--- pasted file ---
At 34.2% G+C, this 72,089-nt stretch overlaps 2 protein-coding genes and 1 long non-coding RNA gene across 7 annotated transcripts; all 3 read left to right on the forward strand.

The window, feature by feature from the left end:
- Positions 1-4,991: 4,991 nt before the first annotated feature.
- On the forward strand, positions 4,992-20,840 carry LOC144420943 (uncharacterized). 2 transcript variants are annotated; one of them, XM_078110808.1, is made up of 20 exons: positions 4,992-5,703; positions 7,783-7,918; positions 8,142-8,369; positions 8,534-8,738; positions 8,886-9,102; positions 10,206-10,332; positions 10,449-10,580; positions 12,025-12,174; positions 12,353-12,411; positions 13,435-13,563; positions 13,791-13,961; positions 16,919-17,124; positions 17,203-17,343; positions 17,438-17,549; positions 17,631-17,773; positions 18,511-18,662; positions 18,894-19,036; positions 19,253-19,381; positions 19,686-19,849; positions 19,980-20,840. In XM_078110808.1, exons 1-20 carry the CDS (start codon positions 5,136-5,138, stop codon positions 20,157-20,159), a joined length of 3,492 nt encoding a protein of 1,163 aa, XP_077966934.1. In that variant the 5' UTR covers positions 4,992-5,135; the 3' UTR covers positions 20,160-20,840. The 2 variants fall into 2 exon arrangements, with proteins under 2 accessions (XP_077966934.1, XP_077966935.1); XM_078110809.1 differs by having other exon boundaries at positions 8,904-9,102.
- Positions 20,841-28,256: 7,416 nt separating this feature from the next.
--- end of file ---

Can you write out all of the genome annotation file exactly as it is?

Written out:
At 34.2% G+C, this 72,089-nt stretch overlaps 2 protein-coding genes and 1 long non-coding RNA gene across 7 annotated transcripts; all 3 read left to right on the forward strand.

The window, feature by feature from the left end:
- Positions 1-4,991: 4,991 nt before the first annotated feature.
- On the forward strand, positions 4,992-20,840 carry LOC144420943 (uncharacterized). 2 transcript variants are annotated; one of them, XM_078110808.1, is made up of 20 exons: positions 4,992-5,703; positions 7,783-7,918; positions 8,142-8,369; positions 8,534-8,738; positions 8,886-9,102; positions 10,206-10,332; positions 10,449-10,580; positions 12,025-12,174; positions 12,353-12,411; positions 13,435-13,563; positions 13,791-13,961; positions 16,919-17,124; positions 17,203-17,343; positions 17,438-17,549; positions 17,631-17,773; positions 18,511-18,662; positions 18,894-19,036; positions 19,253-19,381; positions 19,686-19,849; positions 19,980-20,840. In XM_078110808.1, exons 1-20 carry the CDS (start codon positions 5,136-5,138, stop codon positions 20,157-20,159), a joined length of 3,492 nt encoding a protein of 1,163 aa, XP_077966934.1. In that variant the 5' UTR covers positions 4,992-5,135; the 3' UTR covers positions 20,160-20,840. The 2 variants fall into 2 exon arrangements, with proteins under 2 accessions (XP_077966934.1, XP_077966935.1); XM_078110809.1 differs by having other exon boundaries at positions 8,904-9,102.
- Positions 20,841-28,256: 7,416 nt separating this feature from the next.